But this leads to even more questions now.  Why do birds that flock after breeding in their core range show up solo as vagrants, especially if they’re storm blown birds?  Wouldn’t an entire flock be more likely to get caught up together?  Why do we question the provenance of a White-cheeked Pintail and not, say, a solo Cinnamon Teal, another commonly bred species, but one native to North American and regularly accepted by Rare Bird Committees in eastern states?  Does it matter that the pintail would only have to travel 600 miles and the teal several thousand?  Have I lost everyone reading this post?

Some state rarity committees may have general policy guidelines when it comes to dealing with vagrant waterfowl, that take everything into account; range, distance from the state in question, season of occurrence, location where seen, with other waterfowl of its species or with other species or a loner, wariness, feather/plumage condition, associated weather factors, commonness in captivity, etc etc etc.  These criteria may seen somewhat arbitrary and inconsistently applied, and you’d be right.  Bird record committees, for all the good they do as gatekeepers of bird records, can be frustratingly slow and often opaque in their actions.  But the bottom line is that it’s exceptionally hard even for bird committees, who consist of experienced birders, to figure out where waterfowl like White-cheeked Pintail coming from.  But here’s the dirty little secret…

You don’t need them.

You don’t need to abide by the bird committees’ decision.  Sure they want you to have that impression, but even if you’re one of the birders who like submitting their lists to the ABA every year, you don’t need their OK.  In fact, you could even make the argument that too much deference to bird committees can prevent us from a full understanding of waterfowl vagrancy in the present, in that it can encourage birders to ignore these weird birds.  But they’re here.  They’re interacting with wild species.  And they should be paid attention to.  In my capacity as eBird reviewer for North Carolina I accept these birds, this particular bird included, for precisely those reasons because for eBird to function as a database to analyze bird distribution, every individual, regardless of provenance, should be included (of course eBird also offers an option to make notes about provenance too).  But you only have to believe, based on your observations, than the bird is free-flying and wild to count it as such.  That’s not to discount the important work that those volunteers on the committees do and the knowledge they amass, but in the end, it’s your list.  Or not even that, if you don’t bird that way.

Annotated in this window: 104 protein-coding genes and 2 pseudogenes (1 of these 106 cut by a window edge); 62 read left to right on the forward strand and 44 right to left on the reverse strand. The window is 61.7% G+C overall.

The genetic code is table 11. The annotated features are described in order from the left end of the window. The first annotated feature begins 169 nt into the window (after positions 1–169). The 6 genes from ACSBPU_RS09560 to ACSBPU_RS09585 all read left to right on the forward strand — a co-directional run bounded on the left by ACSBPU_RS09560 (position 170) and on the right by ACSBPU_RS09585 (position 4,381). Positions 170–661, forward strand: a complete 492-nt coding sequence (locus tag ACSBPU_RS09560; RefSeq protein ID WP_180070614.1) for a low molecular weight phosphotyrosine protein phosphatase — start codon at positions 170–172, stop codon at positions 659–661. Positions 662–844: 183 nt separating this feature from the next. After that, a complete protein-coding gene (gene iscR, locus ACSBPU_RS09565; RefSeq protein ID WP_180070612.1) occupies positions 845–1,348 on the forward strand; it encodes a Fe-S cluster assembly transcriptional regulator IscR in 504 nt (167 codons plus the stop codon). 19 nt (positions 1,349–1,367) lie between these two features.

As for the White-cheeked Pintail on the Outer Banks, it persists.  Recent flight photos, however, show some interesting primary molt and could even suggest that the bird was was pinioned in the past.  Such an observation would probably be the nail in the coffin for the possibility that this individual is a wild type bird, but that doesn’t mean the next one won’t be.  On the other hand, Fish and Wildlife Staff say the bird has been there since July! So in the end, who knows?

The important thing to take from all this is that you should keep paying attention to those crazy ducks, you never know what you might find.  And they’re still pretty sharp besides.

Written by Nate
Nate Swick is a birder. He grew up in the midwest but currently makes his home in Greensboro, North Carolina, with his wife and two young children, who are not yet aware that they are birders too. He has a soft spot for Piping Plovers and loves pelagics even when his stomach doesn’t, which makes him the quintessential Carolina birder. Nate is the editor of the ABA blog, host of the American Birding Podcast, and author of two books, Birding for the Curious and The ABA Field Guide to Birds of the Carolinas.